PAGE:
Towards the end of the novel, Hugo explains the work's overarching structure: The hydra at the beginning, the angel at the end. The novel contains various subplots, but the main thread is the story of ex-convict Jean Valjeanwho becomes a force for good in the world but cannot escape his criminal past.
Themes are the fundamental and often universal ideas explored in a literary work. Hugo also makes clear that loving others, while difficult, is not always a thankless task, and he uses Valjean and Fauchelevent to show that love begets love, and compassion begets compassion.
Hugo focuses on three areas that particularly need reform: He conveys much of his message through the character of Fantine, a symbol for the many good but impoverished women driven to despair and death by a cruel society.
Her efforts to hide this fact are ruined by her lack of education—the scribe to whom Fantine dictates her letters reveals her secret to the whole town.
Ironically, it is not until the factory fires Fantine for immorality that she resorts to prostitution. Hugo casts an even more critical eye on law enforcement. The character of Valjean reveals how the French criminal-justice system transforms a simple bread thief into a career criminal.
Unlike Valjean, Patron-Minette and their associates are real criminals who rob and murder on a grand scale, but they receive only short sentences in prisons that are easy to escape. It barely punishes the worst criminals but tears apart the lives of people who commit petty crimes.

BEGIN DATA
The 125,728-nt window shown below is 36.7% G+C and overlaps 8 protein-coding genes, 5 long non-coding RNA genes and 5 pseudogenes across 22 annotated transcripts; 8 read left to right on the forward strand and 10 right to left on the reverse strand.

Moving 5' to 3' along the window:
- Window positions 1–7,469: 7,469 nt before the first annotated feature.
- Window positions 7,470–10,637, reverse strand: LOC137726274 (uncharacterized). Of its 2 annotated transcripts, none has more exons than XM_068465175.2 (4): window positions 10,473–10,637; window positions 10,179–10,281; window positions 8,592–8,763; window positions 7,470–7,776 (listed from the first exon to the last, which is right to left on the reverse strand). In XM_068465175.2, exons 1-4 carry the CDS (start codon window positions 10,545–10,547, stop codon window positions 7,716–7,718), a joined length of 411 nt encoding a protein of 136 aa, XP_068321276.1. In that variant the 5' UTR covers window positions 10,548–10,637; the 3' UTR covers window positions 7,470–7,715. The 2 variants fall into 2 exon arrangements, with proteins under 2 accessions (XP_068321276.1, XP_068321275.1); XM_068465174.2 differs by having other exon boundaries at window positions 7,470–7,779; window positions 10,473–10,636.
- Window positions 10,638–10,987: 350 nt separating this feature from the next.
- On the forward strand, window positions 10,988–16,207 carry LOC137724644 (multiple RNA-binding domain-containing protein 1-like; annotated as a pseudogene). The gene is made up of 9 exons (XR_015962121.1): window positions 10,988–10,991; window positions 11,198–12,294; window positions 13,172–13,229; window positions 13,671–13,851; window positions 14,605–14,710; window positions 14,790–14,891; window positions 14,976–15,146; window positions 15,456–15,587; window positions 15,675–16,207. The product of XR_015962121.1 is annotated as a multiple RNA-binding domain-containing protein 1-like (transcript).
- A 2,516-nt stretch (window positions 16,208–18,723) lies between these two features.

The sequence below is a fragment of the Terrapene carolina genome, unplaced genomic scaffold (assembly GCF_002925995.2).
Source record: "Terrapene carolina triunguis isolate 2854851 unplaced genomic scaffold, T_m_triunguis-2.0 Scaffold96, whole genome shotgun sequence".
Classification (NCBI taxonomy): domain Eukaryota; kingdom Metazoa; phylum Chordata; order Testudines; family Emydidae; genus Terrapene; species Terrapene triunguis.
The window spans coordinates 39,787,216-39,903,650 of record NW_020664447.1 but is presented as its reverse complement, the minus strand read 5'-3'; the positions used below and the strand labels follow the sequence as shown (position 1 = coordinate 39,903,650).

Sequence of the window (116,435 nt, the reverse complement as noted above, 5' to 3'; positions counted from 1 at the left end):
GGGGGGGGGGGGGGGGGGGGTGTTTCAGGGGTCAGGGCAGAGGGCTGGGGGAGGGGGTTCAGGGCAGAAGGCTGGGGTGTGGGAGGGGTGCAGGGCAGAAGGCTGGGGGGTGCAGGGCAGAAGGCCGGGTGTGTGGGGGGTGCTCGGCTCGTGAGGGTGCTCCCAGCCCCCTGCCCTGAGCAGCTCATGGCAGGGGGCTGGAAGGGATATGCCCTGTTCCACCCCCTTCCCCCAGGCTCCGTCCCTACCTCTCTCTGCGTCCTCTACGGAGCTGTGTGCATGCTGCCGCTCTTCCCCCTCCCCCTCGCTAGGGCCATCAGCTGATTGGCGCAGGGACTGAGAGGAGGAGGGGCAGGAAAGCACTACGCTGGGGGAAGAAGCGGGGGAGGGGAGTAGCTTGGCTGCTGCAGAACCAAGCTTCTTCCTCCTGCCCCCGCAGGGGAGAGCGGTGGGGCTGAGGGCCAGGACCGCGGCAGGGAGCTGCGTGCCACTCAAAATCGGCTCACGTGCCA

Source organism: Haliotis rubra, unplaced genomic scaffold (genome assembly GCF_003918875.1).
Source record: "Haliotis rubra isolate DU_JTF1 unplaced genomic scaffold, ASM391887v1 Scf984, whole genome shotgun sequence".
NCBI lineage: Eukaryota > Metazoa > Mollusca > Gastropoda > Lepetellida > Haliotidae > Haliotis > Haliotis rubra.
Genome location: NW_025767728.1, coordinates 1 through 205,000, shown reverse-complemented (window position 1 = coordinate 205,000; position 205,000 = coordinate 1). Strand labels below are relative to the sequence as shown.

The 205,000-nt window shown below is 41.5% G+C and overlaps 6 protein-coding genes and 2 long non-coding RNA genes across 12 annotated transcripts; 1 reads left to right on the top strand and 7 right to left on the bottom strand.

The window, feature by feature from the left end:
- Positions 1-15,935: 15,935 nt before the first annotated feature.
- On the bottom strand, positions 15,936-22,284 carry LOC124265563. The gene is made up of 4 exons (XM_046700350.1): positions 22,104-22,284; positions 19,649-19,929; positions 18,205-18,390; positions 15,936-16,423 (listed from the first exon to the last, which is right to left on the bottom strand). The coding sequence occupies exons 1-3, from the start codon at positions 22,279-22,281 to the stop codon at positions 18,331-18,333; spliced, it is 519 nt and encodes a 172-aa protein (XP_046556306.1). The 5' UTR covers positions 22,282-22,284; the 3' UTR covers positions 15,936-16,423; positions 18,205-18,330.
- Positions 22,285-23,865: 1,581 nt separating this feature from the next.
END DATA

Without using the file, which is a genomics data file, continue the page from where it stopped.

Hugo describes the Battle of Waterloo, for instance, in glowing terms, but reminds us that at the end of the glorious battle, the old blights of society, like the grave robbers, still remain.
Similarly, the battle at the barricade is both heroic and futile—a few soldiers are killed, but the insurgents are slaughtered without achieving anything. The revolution that Hugo champions is a moral one, in which the old system of greed and corruption is replaced by one of compassion.Les Misérables (French pronunciation: [le mizeʁabl(ə)]) is a French historical novel by Victor Hugo, first published in , that is considered one of the greatest novels of the 19th century.
In the English-speaking world, the novel is usually referred to by its original French title. A summary of Themes in Victor Hugo's Les Misérables.
Learn exactly what happened in this chapter, scene, or section of Les Misérables and what it means. Perfect for acing essays, tests, and quizzes, as well as for writing lesson plans.
Hugo elaborates on this concern directly in his Preface to Les Misérables, referring to “the three great problems of this century, the degradation of man in the proletariat, the subjection of women through hunger, the atrophy of the child by darkness”  problems which .
Victor Hugo's Les Miserables and The Hunchback of Notre Dame are two of the most famous books ever, but his other novels are obscure in English. Eugene Debs, who was given the middle name Victor in honor of Hugo, read Les Misérables over and over throughout his life, both in French and English.
The brutality of poverty—the theme of Hugo’s masterpiece—was something he never forgot. Les Miserables is one of the most popular Broadway musicals of the 3 Pages March Les Miserables.